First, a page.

The Columbia River flows through Revelstoke, B.C. On April 25 the province announced the renegotiation of the over 50 year old Columbia River Treaty (CRT) is slated to get underway this spring or summer. The CRT dictates the hydro-electric power generation of some 14 dams along the Columbia River. The province also announced a number of community meetings will be held across the basin in June. More details on those meetings are expected to be announced in May. (Jake Sherman/Revelstoke Review)

Renegotiation of Columbia River Treaty expected to begin this spring or summer

The province announced a number of community meetings on the subject will be held in June across the basin

The renegotiation of the Columbia River Treaty (CRT) is expected to get underway this “spring or summer,” the province announced on April 25.

The same day B.C. announced a series of public forums on the CRT will be held in basin communities this June.

The public forums will provide updates on the status of the renegotiation of the CRT, a discussion of the input received from those communities during a 2012/13 public consultation, and a summary of work the province and government of Canada have been doing to prepare for the negotiations.

“These meetings will relaunch the Province’s engagement with the public on the CRT,” reads a media release. “Indigenous Nations and Basin communities were not consulted with when the Treaty was first formed. It is a top priority for the Province to ensure they are engaged throughout this negotiation process.”

The meetings will take place in Revelstoke, Jaffray, Creston, Castlegar, Nelson, Valemount, Golden and Nakusp.

More details on the meetings and the status of the negotiations are expected to be announced in early May.

The U.S. State Department had previously announced the start of the negotiations would get underway early this year.

RELATED: Columbia River Treaty to be renegotiated in early 2018

The CRT was signed in 1961, ratified in 1964, and is set to expire in 2024. It controls the hydro electric operations of the 14 dams along the river and the storage reservoir levels that control power flow through turbines downstream.

The reservoirs behind Hugh Keenleyside in Castlegar, Duncan and Mica Dams store 15.5 million acres of water. During drought years Canada releases water to keep the U.S. turbines turning.

The creation of those reservoirs, dictated by the CRT, increased downstream power generation by about 1,000 megawatts, which is enough electricity to power a city about the size of Seattle.

As part of the treaty, in return for its role in increasing downstream power generation, the province of B.C. receives a “Canadian Entitlement” that sees the U.S. send the province about 250 million dollars worth of electricity every year.

Those “downstream benefits” are among the subjects up for renegotiation.

@Jnsherman
jake.sherman@revelstokereview.com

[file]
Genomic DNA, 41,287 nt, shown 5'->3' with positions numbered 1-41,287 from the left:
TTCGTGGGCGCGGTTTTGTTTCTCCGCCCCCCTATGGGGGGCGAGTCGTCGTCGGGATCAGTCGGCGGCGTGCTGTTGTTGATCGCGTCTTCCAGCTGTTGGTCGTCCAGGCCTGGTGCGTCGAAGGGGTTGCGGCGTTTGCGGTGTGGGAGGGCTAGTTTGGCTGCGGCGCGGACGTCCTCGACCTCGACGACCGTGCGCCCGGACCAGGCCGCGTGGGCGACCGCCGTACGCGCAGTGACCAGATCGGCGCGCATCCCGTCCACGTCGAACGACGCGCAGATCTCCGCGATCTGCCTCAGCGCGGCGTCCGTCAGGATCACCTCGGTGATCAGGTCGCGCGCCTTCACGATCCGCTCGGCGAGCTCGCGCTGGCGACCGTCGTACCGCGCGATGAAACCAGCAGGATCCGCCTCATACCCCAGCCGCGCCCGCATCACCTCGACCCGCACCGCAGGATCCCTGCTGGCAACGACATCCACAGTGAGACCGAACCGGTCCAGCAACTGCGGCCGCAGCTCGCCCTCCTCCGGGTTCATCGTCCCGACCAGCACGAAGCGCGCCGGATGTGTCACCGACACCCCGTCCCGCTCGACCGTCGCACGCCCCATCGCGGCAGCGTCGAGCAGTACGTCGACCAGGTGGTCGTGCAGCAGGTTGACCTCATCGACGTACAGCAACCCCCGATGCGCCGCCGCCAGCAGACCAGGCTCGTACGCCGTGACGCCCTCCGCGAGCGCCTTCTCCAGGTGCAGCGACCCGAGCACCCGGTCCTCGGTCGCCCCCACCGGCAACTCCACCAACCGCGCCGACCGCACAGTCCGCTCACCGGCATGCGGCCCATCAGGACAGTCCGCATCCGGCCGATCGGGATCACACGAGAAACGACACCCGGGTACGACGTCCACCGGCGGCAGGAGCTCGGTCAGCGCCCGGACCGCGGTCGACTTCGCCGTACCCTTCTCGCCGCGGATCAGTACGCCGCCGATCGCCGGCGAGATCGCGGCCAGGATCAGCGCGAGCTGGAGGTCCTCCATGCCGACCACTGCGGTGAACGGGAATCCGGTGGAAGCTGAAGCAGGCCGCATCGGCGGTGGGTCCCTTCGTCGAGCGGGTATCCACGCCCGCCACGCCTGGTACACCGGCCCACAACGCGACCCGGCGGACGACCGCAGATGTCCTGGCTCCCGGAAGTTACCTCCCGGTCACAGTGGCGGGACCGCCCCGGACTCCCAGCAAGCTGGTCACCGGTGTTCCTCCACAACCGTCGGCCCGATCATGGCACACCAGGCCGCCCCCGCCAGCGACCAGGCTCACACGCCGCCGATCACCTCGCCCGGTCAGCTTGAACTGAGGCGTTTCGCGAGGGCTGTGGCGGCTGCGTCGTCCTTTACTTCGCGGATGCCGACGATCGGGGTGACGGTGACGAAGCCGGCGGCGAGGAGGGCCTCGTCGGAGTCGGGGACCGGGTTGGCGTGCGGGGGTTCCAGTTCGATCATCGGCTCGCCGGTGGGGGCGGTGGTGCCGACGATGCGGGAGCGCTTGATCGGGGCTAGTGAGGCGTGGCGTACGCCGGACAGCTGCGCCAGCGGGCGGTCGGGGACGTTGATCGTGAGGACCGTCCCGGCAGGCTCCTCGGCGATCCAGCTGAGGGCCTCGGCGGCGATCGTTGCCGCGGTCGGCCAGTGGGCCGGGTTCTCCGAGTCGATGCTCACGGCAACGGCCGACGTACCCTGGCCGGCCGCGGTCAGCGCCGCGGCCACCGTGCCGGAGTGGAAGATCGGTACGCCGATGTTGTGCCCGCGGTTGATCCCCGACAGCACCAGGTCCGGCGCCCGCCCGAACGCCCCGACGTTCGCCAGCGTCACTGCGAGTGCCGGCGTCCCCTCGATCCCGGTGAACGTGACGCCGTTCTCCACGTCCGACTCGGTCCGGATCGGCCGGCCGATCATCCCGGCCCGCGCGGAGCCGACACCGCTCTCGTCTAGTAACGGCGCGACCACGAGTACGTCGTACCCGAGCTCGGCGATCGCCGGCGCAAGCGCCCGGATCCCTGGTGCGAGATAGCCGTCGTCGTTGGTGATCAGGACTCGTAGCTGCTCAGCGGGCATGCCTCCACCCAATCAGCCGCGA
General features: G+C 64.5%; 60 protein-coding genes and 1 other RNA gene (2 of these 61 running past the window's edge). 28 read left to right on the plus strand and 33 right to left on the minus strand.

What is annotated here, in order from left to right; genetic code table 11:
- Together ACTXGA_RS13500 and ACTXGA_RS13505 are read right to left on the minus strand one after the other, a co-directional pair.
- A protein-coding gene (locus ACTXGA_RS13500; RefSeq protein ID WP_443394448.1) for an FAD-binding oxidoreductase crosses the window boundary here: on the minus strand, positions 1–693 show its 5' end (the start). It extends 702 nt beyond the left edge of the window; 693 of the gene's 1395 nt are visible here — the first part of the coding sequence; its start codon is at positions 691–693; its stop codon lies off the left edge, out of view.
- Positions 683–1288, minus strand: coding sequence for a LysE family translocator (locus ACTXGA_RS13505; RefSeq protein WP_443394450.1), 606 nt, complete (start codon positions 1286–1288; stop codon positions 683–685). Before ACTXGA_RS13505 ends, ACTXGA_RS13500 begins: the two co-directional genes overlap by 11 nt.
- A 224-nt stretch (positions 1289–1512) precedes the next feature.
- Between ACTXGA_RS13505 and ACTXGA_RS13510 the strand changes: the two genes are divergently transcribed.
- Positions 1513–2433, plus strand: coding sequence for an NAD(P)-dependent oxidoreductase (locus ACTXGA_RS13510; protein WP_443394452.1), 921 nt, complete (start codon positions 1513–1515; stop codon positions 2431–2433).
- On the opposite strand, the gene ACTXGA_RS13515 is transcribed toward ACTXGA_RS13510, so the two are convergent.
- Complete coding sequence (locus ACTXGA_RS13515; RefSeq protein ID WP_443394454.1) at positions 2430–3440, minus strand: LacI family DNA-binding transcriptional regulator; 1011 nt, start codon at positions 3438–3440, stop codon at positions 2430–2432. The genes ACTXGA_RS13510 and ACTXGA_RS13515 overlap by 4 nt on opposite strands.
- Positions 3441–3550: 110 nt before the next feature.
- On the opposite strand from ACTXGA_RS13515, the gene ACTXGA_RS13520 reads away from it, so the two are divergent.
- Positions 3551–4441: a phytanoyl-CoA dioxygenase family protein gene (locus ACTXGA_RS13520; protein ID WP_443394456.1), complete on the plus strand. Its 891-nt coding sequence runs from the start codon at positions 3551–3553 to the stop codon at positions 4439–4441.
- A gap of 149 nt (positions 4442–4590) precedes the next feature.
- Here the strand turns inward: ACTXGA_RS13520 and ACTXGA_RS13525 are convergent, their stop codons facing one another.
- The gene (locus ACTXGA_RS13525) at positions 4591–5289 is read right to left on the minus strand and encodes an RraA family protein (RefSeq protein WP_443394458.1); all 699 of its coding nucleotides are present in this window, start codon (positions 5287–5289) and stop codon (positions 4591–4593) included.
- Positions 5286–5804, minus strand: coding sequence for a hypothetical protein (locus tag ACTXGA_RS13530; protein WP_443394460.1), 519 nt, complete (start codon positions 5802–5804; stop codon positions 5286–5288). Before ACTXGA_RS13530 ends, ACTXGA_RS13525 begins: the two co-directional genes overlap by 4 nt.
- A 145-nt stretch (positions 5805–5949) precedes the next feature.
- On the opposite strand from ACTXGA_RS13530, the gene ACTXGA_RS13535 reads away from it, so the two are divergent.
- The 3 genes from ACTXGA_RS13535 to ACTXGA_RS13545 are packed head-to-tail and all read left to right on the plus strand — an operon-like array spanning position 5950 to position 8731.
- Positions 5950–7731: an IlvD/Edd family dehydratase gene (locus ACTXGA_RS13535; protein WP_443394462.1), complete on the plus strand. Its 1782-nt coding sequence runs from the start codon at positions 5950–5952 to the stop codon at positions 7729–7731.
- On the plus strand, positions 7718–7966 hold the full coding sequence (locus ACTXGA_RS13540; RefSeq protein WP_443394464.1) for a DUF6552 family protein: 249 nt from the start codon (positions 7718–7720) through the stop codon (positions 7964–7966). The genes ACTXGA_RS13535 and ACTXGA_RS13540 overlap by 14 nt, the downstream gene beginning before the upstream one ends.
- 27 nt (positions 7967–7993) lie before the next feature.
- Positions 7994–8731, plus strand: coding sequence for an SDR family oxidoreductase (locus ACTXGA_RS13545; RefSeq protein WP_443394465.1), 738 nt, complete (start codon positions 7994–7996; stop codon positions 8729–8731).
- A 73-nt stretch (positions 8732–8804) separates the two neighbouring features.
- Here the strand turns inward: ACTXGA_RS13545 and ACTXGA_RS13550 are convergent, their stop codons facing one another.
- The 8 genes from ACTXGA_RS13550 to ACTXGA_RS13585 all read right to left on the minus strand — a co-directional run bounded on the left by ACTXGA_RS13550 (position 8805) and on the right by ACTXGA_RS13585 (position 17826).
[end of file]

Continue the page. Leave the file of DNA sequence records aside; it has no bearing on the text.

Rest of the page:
Like us on Facebook and follow us on Twitter

Get local stories you won't find anywhere else right to your inbox.
Sign up here

Just Posted

Creston after-school program in jeopardy

The Grizzly Bear Out of School Care program would have around 23 children registered in past years, but due to COVID-19, it’s been limited to 16 youth — the number required in order for the program to continue

A word from the new editor

Aaron Hemens is editor for the Creston Valley Advance

Creston’s second annual 7th Siding Film Festival to return next week

Organizers opened their doors to international filmmakers, resulting in 1,000 entries from around the world

Creston police report: Aug. 3 to 10

Local RCMP received 106 calls for assistance

Health care priorities debated following surprise funding announcement

Surprise provincial funding stirs debate on local health care priorities during regional meeting

Canucks ride momentum into NHL playoff series against defending Stanley Cup champs

PREVIEW: Vancouver opens against St. Louis on Wednesday

Man, 54, charged in connection with fatal attack of Red Deer doctor

Doctor was killed in his walk-in clinic on Monday

One dead as fish boat sinks off southern Vancouver Island

Shawnigan Lake-registered Arctic Fox II went down off Cape Flattery, west of Victoria

Landlord takes front door, windows after single B.C. mom late with rent

Maple Ridge mom gets help from community generosity and government

42 more people test positive for COVID-19 in B.C.

The province has recorded no new deaths in recent days

Joe Biden selects California Sen. Kamala Harris as running mate

Harris and Biden plan to deliver remarks Wednesday in Wilmington

Lawsuit launched after Florida child handcuffed, booked and briefly jailed

Suit alleges “deliberate indifference” to what should have been handled as a behavioural issue

Russia approves vaccine, Putin hopes to begin mass production

Critic calls decision to proceed without thorough testing ‘dangerous and grossly immoral’

Most Read